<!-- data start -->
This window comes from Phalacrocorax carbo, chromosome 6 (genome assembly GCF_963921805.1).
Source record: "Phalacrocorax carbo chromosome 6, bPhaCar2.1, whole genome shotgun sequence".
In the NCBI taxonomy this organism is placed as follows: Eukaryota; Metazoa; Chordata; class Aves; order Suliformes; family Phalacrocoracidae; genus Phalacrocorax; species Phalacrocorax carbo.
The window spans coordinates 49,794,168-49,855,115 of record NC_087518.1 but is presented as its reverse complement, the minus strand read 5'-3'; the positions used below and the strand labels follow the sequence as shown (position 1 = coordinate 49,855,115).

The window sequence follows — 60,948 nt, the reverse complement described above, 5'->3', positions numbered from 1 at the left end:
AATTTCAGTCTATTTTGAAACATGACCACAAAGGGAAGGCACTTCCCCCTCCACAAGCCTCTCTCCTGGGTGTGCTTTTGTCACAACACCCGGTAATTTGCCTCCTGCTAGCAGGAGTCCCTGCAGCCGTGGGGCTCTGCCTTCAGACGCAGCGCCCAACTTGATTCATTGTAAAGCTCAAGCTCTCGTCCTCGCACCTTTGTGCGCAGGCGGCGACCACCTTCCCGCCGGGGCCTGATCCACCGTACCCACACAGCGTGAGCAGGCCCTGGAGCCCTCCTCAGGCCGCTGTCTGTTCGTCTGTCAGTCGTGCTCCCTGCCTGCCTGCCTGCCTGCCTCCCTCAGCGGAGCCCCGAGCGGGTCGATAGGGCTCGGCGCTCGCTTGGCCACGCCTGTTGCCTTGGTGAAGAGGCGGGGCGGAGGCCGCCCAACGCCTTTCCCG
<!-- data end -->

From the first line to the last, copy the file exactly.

This window comes from Phalacrocorax carbo, chromosome 6 (genome assembly GCF_963921805.1).
Source record: "Phalacrocorax carbo chromosome 6, bPhaCar2.1, whole genome shotgun sequence".
In the NCBI taxonomy this organism is placed as follows: Eukaryota; Metazoa; Chordata; class Aves; order Suliformes; family Phalacrocoracidae; genus Phalacrocorax; species Phalacrocorax carbo.
The window spans coordinates 49,794,168-49,855,115 of record NC_087518.1 but is presented as its reverse complement, the minus strand read 5'-3'; the positions used below and the strand labels follow the sequence as shown (position 1 = coordinate 49,855,115).

The window sequence follows — 60,948 nt, the reverse complement described above, 5'->3', positions numbered from 1 at the left end:
AATTTCAGTCTATTTTGAAACATGACCACAAAGGGAAGGCACTTCCCCCTCCACAAGCCTCTCTCCTGGGTGTGCTTTTGTCACAACACCCGGTAATTTGCCTCCTGCTAGCAGGAGTCCCTGCAGCCGTGGGGCTCTGCCTTCAGACGCAGCGCCCAACTTGATTCATTGTAAAGCTCAAGCTCTCGTCCTCGCACCTTTGTGCGCAGGCGGCGACCACCTTCCCGCCGGGGCCTGATCCACCGTACCCACACAGCGTGAGCAGGCCCTGGAGCCCTCCTCAGGCCGCTGTCTGTTCGTCTGTCAGTCGTGCTCCCTGCCTGCCTGCCTGCCTGCCTCCCTCAGCGGAGCCCCGAGCGGGTCGATAGGGCTCGGCGCTCGCTTGGCCACGCCTGTTGCCTTGGTGAAGAGGCGGGGCGGAGGCCGCCCAACGCCTTTCCCG